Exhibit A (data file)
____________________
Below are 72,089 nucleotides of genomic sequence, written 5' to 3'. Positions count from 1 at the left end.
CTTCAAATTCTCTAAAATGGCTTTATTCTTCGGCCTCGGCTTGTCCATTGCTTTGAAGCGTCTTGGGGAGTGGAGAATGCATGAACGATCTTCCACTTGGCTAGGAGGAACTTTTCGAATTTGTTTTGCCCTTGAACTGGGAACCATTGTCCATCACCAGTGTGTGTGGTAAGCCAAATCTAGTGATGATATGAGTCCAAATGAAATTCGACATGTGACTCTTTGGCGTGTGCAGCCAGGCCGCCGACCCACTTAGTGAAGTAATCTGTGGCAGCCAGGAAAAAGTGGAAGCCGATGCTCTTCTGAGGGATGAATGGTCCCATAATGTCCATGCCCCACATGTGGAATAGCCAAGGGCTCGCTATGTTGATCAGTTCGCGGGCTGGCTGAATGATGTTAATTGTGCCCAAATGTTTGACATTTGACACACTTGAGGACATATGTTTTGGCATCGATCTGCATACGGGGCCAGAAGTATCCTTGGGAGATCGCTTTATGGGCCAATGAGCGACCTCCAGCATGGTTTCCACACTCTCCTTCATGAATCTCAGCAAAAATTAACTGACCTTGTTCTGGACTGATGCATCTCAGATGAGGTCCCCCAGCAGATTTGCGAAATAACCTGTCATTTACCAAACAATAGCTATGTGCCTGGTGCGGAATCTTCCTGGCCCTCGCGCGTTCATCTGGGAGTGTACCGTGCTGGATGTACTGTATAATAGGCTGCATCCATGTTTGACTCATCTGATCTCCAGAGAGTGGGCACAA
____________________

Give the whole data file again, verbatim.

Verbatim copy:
Below are 72,089 nucleotides of genomic sequence, written 5' to 3'. Positions count from 1 at the left end.
CTTCAAATTCTCTAAAATGGCTTTATTCTTCGGCCTCGGCTTGTCCATTGCTTTGAAGCGTCTTGGGGAGTGGAGAATGCATGAACGATCTTCCACTTGGCTAGGAGGAACTTTTCGAATTTGTTTTGCCCTTGAACTGGGAACCATTGTCCATCACCAGTGTGTGTGGTAAGCCAAATCTAGTGATGATATGAGTCCAAATGAAATTCGACATGTGACTCTTTGGCGTGTGCAGCCAGGCCGCCGACCCACTTAGTGAAGTAATCTGTGGCAGCCAGGAAAAAGTGGAAGCCGATGCTCTTCTGAGGGATGAATGGTCCCATAATGTCCATGCCCCACATGTGGAATAGCCAAGGGCTCGCTATGTTGATCAGTTCGCGGGCTGGCTGAATGATGTTAATTGTGCCCAAATGTTTGACATTTGACACACTTGAGGACATATGTTTTGGCATCGATCTGCATACGGGGCCAGAAGTATCCTTGGGAGATCGCTTTATGGGCCAATGAGCGACCTCCAGCATGGTTTCCACACTCTCCTTCATGAATCTCAGCAAAAATTAACTGACCTTGTTCTGGACTGATGCATCTCAGATGAGGTCCCCCAGCAGATTTGCGAAATAACCTGTCATTTACCAAACAATAGCTATGTGCCTGGTGCGGAATCTTCCTGGCCCTCGCGCGTTCATCTGGGAGTGTACCGTGCTGGATGTACTGTATAATAGGCTGCATCCATGTTTGACTCATCTGATCTCCAGAGAGTGGGCACAA